its inherent sovereignty, standing upon its reserved powers, will prove
too powerful in such a controversy, and must triumph over the Federal
government, sustained by its delegated and limited authority; and in
this answer we have an acknowledgment of the truth of those great
principles for which the State has so firmly and nobly contended....

Notwithstanding all that has been said, I may say that neither the
Senator from Delaware (Mr. Clayton), nor any other who has spoken on
the same side, has directly and fairly met the great question at issue:
Is this a Federal Union? a union of States, as distinct from that of
individuals?  Is the sovereignty in the several States, or in the
American people in the aggregate?  The very language which we are
compelled to use when speaking of our political institutions affords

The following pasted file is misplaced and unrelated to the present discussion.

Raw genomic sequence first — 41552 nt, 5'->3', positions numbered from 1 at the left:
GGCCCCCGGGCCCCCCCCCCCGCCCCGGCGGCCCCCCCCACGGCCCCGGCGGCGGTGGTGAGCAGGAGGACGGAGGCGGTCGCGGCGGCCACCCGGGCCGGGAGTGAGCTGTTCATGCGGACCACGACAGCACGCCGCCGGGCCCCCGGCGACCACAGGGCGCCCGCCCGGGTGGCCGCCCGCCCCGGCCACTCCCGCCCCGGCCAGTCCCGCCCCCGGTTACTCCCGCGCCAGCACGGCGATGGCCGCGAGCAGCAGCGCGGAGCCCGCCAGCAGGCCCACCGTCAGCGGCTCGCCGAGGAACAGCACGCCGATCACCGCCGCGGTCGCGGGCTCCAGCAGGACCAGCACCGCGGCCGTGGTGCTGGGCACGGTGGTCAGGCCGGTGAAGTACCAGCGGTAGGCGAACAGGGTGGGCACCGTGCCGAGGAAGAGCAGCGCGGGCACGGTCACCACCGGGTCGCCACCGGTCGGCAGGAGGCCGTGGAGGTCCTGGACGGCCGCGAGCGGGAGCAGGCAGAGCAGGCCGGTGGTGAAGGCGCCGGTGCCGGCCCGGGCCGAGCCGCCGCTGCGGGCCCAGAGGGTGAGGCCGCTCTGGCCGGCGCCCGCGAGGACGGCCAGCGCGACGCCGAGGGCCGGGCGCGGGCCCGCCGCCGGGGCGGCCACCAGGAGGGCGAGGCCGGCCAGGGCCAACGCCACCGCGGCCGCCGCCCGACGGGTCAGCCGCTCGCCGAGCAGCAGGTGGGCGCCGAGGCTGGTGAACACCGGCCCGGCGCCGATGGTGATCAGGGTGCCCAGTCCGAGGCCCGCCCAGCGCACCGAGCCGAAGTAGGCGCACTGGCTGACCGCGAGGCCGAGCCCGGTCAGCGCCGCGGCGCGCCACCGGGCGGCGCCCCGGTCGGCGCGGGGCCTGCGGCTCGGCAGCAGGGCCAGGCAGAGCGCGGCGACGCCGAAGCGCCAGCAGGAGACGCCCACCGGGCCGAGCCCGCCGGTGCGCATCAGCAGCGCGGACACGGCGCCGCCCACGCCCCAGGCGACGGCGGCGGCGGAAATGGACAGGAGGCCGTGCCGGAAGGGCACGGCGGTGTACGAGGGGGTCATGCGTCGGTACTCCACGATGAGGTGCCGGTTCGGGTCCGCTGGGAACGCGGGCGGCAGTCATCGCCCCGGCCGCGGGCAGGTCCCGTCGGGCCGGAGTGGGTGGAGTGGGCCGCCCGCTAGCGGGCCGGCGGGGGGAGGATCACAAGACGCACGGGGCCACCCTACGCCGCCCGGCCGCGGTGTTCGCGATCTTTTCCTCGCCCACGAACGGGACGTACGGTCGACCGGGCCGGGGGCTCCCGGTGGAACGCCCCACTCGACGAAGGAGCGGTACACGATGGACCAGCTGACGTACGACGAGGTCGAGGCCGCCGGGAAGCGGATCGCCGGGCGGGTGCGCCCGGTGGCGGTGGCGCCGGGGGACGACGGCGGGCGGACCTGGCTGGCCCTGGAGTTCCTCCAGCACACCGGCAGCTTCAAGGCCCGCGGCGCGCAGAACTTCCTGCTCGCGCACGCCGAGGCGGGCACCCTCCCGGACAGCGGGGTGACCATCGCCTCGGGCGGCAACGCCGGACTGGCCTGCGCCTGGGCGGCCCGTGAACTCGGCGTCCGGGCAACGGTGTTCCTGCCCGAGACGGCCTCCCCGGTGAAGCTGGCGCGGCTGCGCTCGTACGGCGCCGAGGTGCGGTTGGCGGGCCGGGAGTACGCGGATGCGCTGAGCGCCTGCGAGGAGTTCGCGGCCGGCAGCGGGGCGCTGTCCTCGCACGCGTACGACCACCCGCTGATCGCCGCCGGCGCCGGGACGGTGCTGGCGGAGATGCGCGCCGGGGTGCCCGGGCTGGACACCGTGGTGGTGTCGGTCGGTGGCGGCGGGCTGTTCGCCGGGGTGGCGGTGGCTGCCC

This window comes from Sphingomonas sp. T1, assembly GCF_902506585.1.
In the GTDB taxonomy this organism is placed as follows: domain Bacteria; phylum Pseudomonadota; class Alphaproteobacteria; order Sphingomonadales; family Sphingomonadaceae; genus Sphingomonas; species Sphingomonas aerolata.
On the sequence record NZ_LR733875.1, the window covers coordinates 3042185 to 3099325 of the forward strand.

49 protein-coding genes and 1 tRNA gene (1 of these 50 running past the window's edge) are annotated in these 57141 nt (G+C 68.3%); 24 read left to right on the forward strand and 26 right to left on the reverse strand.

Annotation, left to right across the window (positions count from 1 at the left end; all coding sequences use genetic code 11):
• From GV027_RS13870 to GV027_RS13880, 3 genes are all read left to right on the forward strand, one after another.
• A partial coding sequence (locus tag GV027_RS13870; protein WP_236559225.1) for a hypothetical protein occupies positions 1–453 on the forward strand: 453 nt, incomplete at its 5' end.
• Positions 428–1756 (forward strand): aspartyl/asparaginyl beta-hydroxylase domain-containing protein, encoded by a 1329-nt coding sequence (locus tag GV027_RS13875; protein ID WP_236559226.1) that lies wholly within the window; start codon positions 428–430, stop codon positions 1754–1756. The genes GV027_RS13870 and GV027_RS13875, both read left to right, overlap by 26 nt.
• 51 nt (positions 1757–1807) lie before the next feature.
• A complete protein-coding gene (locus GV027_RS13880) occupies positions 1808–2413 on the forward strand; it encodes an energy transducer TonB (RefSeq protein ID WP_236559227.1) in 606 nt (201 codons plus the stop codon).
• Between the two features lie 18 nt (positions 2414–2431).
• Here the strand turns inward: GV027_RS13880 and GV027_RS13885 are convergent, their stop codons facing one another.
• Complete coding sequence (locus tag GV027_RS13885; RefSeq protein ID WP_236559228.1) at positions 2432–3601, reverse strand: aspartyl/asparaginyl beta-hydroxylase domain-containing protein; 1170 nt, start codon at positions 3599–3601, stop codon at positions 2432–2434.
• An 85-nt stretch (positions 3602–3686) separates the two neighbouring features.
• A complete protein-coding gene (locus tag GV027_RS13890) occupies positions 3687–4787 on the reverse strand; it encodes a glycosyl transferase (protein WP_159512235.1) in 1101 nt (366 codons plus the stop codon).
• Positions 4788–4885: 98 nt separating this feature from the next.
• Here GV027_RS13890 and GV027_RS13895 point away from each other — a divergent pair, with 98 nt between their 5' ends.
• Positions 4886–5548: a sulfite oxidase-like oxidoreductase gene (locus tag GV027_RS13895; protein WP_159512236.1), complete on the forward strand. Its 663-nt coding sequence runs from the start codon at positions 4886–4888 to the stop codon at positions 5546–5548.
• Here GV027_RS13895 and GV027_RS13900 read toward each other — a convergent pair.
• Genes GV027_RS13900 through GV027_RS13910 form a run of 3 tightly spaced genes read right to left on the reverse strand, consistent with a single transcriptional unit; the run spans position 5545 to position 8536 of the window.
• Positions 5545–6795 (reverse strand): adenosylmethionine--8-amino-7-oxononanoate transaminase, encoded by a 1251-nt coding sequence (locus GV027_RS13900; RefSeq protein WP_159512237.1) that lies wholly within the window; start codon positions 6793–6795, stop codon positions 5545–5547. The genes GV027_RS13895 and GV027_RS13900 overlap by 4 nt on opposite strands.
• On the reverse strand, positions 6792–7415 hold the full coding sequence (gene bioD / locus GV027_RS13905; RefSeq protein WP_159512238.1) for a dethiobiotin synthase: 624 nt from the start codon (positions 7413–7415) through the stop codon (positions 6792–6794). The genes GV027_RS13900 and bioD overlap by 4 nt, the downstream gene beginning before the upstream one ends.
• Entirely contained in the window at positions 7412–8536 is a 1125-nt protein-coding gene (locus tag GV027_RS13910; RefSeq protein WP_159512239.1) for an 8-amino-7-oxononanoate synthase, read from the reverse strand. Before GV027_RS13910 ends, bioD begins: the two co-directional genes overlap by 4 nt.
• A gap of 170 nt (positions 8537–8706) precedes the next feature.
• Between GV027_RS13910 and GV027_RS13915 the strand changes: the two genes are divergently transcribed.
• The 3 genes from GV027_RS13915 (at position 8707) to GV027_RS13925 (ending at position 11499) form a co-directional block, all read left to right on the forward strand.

proof conclusive as to its real character.  The terms union, federal,
united, all imply a combination of sovereignties, a confederation of
States.  They never apply to an association of individuals.  Who ever
heard of the United State of New York, of Massachusetts, or of
Virginia?  Who ever heard the term federal or union applied to the
aggregation of individuals into one community?  Nor is the other point
less clear--that the sovereignty is in the several States, and that our
system is a union of twenty-four sovereign powers, under a
constitutional compact, and not of a divided sovereignty between the
States severally and the United States?  In spite of all that has been
said, I maintain that sovereignty is in its nature indivisible.  It is
the supreme power in a State, and we might just as well speak of half a
square, or half of a triangle, as of half a sovereignty.  It is a gross
error to confound the *exercise* of sovereign powers with *sovereignty*
itself, or the *delegation* of such powers with the *surrender* of
them.  A sovereign may delegate his powers to be exercised by as many
agents as he may think proper, under such conditions and with such
limitations as he may impose; but to surrender any portion of his
sovereignty to another is to annihilate the whole.  The Senator from